The Most Exclusive Pu’erh Teas Are Grown In China’s Ancient Tea Forests

Explorer Jeff Fuchs travels to tea forests in China’s southern Yunnan province in search of a perfect cup of tea.

Most of the world’s teas are grown on plantations on bushes arranged in wonderfully manicured rows. But not pu’erh. Tea enthusiast and author Jeff Fuchs, featured in The Tea Explorer, travelled to ancient tea forests in China’s southern Yunnan province.

Pu’erh tea leaves are hand-plucked from trees that are planted and then allowed to grow wild. “This is literally a tea forest. They’re allowed to live unpruned, unmolested, unfertilized. A lot of these trees are hundreds of years old,” marvels Fuchs.

These ancient forests are located in the Himalayan foothills in superb clay soil. There’s little direct rain or sunlight, the best conditions to grow the perfect teas.

Once the picker’s baskets are full of leaves, they’re processed by the tea farmers. That’s where the real magic happens — the raw processing can make or break a good pu’erh tea. The most important step is “the fry.” The leaves are cooked in giant woks, heated by wood fires. This gives the tea a complexity, depth and smoothness. A tea connoisseur can instantly tell if the leaves were under or overcooked.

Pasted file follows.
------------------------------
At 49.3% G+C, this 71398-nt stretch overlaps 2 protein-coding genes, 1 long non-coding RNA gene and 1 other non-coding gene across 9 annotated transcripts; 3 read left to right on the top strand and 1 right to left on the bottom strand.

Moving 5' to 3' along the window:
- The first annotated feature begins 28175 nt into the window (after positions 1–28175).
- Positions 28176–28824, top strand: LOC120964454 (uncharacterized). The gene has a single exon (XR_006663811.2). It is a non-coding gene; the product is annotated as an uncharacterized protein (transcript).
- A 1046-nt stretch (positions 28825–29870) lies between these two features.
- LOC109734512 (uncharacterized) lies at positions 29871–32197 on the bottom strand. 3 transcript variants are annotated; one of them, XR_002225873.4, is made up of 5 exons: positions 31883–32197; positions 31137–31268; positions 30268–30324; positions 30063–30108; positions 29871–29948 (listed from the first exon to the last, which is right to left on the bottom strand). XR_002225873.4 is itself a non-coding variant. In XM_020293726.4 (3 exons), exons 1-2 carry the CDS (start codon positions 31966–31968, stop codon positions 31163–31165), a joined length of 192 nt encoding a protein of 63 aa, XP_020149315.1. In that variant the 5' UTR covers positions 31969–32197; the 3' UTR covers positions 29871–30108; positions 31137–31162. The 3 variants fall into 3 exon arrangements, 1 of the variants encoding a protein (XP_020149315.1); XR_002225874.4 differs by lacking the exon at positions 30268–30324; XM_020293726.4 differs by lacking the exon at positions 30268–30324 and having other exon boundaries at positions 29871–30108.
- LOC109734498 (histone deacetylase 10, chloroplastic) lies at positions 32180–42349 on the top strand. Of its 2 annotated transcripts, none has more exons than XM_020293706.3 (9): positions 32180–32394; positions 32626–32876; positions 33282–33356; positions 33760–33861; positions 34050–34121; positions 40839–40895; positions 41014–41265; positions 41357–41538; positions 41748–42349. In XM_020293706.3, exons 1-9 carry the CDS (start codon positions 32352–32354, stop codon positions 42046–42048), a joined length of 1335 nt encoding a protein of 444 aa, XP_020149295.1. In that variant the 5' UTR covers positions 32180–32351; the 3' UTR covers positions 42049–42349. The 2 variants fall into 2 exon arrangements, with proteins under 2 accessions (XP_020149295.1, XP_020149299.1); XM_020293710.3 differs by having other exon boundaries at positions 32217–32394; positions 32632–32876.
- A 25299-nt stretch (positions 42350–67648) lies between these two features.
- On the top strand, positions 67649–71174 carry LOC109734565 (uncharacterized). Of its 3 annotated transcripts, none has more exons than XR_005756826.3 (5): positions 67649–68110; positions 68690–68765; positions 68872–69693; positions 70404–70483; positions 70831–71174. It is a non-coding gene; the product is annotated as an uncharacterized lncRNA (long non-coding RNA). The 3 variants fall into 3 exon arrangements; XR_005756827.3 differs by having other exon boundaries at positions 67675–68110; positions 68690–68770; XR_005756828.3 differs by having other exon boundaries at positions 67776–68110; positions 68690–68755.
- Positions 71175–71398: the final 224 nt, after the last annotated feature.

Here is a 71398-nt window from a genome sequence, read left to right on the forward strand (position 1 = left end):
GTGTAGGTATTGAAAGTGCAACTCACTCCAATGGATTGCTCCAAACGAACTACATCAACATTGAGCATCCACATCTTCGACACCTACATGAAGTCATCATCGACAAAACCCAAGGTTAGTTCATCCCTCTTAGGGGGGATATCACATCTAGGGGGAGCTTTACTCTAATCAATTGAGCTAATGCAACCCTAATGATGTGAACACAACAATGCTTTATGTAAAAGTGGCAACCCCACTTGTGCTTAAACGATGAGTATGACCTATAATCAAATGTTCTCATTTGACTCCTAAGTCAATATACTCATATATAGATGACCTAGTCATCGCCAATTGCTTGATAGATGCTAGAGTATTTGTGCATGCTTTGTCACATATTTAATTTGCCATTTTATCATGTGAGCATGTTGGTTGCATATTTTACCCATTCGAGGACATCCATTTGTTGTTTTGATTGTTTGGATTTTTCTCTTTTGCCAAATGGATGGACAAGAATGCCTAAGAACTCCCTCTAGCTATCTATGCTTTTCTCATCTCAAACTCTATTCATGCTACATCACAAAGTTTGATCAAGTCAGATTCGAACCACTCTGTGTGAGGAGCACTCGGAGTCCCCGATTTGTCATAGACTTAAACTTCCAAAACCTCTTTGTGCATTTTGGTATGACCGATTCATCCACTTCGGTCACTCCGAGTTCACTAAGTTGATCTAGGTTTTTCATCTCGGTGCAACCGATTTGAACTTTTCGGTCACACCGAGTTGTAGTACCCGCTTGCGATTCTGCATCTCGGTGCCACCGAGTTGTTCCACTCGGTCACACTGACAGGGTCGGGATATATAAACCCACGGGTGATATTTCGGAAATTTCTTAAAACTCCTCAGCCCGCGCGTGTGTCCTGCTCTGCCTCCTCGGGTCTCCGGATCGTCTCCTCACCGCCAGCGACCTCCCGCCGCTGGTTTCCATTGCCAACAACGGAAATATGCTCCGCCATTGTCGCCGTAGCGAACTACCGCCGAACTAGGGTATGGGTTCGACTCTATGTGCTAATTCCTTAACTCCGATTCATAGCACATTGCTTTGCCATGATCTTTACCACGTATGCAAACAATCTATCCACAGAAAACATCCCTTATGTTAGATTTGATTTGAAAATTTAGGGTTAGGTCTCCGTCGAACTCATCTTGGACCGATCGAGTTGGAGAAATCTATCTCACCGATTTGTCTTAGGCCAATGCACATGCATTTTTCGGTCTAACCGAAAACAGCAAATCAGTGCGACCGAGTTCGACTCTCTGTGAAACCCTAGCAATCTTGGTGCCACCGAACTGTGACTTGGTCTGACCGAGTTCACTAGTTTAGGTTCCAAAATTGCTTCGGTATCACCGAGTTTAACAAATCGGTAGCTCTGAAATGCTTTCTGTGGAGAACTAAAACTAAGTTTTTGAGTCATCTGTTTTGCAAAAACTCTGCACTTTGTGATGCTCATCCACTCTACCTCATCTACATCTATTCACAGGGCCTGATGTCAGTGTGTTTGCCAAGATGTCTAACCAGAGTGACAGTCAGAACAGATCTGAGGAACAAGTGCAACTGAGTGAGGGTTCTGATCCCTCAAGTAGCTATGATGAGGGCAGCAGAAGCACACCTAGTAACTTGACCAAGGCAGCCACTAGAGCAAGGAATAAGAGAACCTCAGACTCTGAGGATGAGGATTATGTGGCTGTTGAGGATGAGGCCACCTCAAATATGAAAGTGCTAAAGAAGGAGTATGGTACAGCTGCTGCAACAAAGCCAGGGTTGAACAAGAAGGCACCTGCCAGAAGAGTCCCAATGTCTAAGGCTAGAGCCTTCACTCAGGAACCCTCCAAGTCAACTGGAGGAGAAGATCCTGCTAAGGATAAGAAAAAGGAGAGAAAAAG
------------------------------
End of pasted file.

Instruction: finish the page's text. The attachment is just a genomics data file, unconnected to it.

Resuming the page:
After the frying is done, the tea farmers spread the pu’erh leaves out on large rattan mats, where they are rolled and kneaded to get the last of the moisture out.

The leaves then go to a processing plant where they are steamed and formed into cakes.

The final step is the beautiful paper wrappers — and then the pu’erh is ready for market.

The making of pu’erh tea involves many steps and people. One of the unique features of this special tea is that it’s meant to be aged. Some pu’erh teas hit peak flavour decades after they’re picked.

Because pu’erh teas have such a long shelf life, they were ideal for exporting. Until the 1950s these teas would be carried out of Yunnan province by mules over the Himalayas to market in Tibet, an arduous journey that Jeff Fuchs retraces in The Tea Explorer.

Learn more on the official website.